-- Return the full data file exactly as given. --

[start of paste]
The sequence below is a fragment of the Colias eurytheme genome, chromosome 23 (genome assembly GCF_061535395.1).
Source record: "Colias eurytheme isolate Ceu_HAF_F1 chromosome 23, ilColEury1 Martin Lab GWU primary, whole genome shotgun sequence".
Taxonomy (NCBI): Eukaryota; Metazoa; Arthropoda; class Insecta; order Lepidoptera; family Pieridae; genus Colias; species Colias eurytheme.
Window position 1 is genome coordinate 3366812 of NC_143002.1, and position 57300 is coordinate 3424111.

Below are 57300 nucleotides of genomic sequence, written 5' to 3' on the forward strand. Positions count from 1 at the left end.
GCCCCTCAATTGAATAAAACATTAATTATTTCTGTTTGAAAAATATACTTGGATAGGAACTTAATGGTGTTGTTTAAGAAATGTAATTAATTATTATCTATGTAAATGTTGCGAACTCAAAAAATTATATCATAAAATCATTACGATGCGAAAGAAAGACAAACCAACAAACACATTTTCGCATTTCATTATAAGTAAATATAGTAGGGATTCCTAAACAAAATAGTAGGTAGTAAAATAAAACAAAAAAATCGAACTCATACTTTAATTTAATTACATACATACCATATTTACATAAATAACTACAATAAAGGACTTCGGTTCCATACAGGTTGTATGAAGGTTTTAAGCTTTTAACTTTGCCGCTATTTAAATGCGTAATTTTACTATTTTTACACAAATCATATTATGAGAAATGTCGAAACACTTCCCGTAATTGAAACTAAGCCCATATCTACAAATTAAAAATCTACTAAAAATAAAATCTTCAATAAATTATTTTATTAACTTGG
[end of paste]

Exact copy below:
The sequence below is a fragment of the Colias eurytheme genome, chromosome 23 (genome assembly GCF_061535395.1).
Source record: "Colias eurytheme isolate Ceu_HAF_F1 chromosome 23, ilColEury1 Martin Lab GWU primary, whole genome shotgun sequence".
Taxonomy (NCBI): Eukaryota; Metazoa; Arthropoda; class Insecta; order Lepidoptera; family Pieridae; genus Colias; species Colias eurytheme.
Window position 1 is genome coordinate 3366812 of NC_143002.1, and position 57300 is coordinate 3424111.

Below are 57300 nucleotides of genomic sequence, written 5' to 3' on the forward strand. Positions count from 1 at the left end.
GCCCCTCAATTGAATAAAACATTAATTATTTCTGTTTGAAAAATATACTTGGATAGGAACTTAATGGTGTTGTTTAAGAAATGTAATTAATTATTATCTATGTAAATGTTGCGAACTCAAAAAATTATATCATAAAATCATTACGATGCGAAAGAAAGACAAACCAACAAACACATTTTCGCATTTCATTATAAGTAAATATAGTAGGGATTCCTAAACAAAATAGTAGGTAGTAAAATAAAACAAAAAAATCGAACTCATACTTTAATTTAATTACATACATACCATATTTACATAAATAACTACAATAAAGGACTTCGGTTCCATACAGGTTGTATGAAGGTTTTAAGCTTTTAACTTTGCCGCTATTTAAATGCGTAATTTTACTATTTTTACACAAATCATATTATGAGAAATGTCGAAACACTTCCCGTAATTGAAACTAAGCCCATATCTACAAATTAAAAATCTACTAAAAATAAAATCTTCAATAAATTATTTTATTAACTTGG